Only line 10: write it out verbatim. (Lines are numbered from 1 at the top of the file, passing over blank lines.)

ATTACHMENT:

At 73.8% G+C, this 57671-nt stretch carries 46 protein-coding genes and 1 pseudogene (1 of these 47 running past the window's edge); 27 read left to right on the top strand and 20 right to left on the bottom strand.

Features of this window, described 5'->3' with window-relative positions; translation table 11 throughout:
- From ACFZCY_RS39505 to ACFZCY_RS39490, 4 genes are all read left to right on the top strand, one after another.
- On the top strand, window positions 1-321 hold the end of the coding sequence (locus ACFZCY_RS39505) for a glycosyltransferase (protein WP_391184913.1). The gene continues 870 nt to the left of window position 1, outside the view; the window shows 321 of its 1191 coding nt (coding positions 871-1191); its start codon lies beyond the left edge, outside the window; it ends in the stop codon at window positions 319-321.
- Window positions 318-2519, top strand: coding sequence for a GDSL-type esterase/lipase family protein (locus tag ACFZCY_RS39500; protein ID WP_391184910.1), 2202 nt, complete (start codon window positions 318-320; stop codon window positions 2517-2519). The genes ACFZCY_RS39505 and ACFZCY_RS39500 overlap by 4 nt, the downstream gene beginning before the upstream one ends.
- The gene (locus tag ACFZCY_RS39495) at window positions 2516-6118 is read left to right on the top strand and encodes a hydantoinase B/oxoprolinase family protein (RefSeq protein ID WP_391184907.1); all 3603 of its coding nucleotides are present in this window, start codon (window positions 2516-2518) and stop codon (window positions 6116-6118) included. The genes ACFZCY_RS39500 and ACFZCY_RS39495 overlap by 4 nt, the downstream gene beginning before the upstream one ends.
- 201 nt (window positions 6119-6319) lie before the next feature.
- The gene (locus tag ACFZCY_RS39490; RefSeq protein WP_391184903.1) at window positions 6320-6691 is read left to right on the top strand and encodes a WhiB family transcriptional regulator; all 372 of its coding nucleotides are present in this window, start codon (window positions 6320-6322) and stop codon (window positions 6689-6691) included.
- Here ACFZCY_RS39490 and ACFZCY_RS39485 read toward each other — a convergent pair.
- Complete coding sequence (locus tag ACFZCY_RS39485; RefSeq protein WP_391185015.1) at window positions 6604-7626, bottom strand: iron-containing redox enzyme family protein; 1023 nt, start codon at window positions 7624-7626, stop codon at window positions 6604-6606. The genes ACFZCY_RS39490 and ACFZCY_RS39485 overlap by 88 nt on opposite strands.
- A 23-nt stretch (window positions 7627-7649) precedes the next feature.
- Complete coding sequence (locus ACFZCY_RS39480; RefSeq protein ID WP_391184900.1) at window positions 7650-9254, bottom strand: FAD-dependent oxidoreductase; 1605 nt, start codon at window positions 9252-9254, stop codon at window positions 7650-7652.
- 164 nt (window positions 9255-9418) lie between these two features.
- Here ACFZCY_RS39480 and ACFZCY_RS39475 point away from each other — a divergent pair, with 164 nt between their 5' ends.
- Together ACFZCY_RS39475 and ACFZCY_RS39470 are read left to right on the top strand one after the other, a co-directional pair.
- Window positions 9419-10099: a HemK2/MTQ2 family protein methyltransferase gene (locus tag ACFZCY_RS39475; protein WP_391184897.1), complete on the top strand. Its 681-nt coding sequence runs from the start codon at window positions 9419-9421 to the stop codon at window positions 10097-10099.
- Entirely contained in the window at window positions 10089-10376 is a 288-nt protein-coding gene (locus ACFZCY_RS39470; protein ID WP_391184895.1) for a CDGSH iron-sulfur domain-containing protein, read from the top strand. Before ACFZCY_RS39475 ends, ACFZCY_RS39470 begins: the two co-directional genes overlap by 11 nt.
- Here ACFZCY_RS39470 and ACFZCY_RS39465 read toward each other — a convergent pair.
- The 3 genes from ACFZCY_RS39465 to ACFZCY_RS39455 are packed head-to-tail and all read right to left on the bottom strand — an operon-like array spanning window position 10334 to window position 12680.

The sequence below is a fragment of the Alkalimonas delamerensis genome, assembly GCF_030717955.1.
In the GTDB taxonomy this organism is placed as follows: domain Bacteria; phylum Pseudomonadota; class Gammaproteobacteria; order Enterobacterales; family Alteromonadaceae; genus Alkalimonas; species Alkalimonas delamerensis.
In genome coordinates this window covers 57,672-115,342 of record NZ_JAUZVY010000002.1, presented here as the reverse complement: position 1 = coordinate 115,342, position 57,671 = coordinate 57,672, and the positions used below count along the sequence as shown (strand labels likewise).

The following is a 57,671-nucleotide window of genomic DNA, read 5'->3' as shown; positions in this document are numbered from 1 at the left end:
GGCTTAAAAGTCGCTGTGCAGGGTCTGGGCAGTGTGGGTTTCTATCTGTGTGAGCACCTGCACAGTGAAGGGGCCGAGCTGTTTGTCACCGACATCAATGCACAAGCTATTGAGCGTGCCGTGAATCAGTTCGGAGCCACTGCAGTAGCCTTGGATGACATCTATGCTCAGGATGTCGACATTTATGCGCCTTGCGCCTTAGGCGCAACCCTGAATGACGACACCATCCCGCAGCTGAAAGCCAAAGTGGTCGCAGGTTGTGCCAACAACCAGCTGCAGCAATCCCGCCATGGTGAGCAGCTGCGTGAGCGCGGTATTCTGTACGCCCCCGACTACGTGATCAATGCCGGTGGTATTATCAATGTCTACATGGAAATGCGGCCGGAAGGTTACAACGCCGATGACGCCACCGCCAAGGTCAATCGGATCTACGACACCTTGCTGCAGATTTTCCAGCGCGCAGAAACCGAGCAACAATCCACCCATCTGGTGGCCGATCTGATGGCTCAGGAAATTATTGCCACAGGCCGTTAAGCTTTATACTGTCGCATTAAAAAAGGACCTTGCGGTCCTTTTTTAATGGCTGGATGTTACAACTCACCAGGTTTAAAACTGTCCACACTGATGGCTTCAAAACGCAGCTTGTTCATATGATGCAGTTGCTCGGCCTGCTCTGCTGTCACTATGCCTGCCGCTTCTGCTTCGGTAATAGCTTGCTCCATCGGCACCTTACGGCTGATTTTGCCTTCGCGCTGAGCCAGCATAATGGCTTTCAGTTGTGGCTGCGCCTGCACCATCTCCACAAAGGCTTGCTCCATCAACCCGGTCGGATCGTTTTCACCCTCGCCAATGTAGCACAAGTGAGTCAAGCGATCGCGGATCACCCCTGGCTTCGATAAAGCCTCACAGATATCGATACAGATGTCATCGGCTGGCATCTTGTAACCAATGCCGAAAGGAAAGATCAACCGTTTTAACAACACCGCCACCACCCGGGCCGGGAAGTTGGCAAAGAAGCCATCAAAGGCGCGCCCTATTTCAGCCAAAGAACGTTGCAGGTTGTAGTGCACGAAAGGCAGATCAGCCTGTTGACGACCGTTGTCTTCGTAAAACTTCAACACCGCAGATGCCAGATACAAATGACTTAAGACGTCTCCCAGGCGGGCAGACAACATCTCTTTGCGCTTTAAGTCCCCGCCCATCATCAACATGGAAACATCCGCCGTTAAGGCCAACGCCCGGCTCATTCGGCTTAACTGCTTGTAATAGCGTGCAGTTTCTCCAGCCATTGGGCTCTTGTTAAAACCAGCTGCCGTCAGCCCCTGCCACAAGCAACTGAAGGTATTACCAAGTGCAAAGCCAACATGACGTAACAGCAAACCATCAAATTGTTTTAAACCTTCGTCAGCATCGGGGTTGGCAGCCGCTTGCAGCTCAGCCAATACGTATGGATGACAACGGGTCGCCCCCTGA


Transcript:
- Complete coding sequence (locus tag ACFZCY_RS39485; RefSeq protein WP_391185015.1) at window positions 6604-7626, bottom strand: iron-containing redox enzyme family protein; 1023 nt, start codon at window positions 7624-7626, stop codon at window positions 6604-6606. The genes ACFZCY_RS39490 and ACFZCY_RS39485 overlap by 88 nt on opposite strands.